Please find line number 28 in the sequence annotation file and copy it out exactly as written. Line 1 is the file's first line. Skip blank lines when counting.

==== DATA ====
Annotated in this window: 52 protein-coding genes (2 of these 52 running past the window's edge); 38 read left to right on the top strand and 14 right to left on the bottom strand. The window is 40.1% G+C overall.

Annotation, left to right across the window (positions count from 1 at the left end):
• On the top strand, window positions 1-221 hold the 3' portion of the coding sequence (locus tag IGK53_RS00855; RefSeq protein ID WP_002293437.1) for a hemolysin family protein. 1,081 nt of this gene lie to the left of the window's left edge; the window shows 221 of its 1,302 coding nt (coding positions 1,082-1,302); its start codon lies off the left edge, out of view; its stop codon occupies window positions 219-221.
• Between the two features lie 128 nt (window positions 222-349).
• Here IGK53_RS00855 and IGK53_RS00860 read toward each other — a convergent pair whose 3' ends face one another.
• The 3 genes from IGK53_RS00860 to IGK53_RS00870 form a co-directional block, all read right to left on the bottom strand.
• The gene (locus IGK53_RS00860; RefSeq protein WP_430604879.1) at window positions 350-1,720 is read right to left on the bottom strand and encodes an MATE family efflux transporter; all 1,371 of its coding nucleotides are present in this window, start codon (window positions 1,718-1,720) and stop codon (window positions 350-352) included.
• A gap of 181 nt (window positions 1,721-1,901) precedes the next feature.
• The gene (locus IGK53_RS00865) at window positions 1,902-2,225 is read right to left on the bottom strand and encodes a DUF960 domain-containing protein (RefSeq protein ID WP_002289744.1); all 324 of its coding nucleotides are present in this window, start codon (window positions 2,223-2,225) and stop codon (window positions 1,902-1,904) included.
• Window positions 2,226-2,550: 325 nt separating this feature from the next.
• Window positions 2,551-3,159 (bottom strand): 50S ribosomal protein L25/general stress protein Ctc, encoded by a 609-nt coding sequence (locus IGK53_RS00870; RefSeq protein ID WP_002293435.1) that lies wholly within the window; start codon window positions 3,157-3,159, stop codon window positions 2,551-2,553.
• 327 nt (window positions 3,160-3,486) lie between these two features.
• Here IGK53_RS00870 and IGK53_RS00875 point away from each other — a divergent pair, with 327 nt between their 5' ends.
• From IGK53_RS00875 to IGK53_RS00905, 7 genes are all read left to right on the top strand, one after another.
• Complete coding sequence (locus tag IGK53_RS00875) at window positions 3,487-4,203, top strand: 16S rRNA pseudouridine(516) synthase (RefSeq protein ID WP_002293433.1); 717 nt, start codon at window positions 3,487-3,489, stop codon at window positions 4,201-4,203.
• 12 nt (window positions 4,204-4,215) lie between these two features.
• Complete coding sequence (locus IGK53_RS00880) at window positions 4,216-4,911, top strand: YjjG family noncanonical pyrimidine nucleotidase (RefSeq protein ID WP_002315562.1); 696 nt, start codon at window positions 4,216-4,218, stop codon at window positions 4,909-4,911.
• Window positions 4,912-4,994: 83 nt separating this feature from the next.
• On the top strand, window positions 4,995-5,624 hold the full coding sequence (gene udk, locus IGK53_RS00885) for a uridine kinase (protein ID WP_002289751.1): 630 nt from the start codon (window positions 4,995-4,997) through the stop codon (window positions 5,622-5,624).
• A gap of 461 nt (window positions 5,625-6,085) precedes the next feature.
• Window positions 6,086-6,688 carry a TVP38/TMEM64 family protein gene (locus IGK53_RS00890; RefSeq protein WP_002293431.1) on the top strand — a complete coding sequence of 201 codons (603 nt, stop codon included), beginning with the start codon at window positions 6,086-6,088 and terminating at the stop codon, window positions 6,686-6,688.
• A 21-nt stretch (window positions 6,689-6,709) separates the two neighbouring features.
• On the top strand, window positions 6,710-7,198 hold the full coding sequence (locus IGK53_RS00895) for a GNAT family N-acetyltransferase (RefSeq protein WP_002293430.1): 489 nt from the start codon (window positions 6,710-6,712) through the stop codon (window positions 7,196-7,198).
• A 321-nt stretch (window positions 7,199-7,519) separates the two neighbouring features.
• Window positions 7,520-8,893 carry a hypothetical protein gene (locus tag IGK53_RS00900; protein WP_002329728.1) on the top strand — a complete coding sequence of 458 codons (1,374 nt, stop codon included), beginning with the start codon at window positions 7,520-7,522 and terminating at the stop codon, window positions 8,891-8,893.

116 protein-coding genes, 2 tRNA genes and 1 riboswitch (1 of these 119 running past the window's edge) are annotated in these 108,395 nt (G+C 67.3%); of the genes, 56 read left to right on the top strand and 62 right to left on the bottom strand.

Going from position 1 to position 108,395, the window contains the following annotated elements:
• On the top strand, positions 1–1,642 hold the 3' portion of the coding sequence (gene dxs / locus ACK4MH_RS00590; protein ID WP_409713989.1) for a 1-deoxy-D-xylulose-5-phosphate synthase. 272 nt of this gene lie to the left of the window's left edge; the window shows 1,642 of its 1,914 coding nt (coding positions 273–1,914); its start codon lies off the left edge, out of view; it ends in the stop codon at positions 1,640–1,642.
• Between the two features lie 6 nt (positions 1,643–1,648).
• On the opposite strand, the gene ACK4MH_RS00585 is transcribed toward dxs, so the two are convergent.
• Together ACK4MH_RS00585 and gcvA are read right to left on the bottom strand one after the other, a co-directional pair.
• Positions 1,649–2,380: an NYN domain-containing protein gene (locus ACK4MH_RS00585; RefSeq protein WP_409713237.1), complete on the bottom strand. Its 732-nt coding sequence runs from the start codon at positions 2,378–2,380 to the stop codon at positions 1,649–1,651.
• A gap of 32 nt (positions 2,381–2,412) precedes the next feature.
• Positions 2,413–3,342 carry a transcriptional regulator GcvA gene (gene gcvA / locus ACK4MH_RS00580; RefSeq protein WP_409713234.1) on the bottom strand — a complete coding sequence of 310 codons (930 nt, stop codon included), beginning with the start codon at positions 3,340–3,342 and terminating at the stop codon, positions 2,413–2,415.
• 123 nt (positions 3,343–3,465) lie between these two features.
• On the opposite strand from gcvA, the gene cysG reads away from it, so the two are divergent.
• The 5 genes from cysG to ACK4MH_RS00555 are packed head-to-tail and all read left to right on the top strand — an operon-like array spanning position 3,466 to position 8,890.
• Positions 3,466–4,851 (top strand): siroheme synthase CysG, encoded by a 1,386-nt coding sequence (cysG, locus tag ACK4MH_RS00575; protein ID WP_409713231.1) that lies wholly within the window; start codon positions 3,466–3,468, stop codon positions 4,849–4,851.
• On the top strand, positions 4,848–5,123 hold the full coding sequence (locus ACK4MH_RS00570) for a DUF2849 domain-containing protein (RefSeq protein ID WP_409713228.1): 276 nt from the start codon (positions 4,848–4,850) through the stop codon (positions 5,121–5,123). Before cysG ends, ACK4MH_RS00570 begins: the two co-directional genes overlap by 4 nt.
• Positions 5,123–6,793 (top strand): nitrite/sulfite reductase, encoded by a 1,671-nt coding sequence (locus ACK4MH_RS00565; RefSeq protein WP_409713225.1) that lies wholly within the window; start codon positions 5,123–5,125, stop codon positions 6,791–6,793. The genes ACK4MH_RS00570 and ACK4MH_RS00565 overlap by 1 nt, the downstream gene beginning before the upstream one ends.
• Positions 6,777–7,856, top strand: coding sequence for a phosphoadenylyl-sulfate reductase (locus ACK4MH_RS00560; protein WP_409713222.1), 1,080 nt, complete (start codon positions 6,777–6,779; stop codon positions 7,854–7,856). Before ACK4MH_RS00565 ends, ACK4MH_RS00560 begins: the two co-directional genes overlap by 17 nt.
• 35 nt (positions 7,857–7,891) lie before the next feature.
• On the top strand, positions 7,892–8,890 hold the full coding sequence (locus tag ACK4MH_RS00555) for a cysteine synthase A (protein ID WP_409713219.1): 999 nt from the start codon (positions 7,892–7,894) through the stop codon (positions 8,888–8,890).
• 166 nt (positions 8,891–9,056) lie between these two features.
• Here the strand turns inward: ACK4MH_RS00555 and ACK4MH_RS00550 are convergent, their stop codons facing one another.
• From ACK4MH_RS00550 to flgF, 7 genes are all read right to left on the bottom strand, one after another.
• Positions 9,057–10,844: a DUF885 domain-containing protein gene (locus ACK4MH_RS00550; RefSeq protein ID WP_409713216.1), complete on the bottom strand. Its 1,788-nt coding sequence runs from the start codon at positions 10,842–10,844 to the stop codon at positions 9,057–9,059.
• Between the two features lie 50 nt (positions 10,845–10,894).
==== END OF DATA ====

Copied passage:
• On the top strand, positions 1–1,642 hold the 3' portion of the coding sequence (gene dxs / locus ACK4MH_RS00590; protein ID WP_409713989.1) for a 1-deoxy-D-xylulose-5-phosphate synthase. 272 nt of this gene lie to the left of the window's left edge; the window shows 1,642 of its 1,914 coding nt (coding positions 273–1,914); its start codon lies off the left edge, out of view; it ends in the stop codon at positions 1,640–1,642.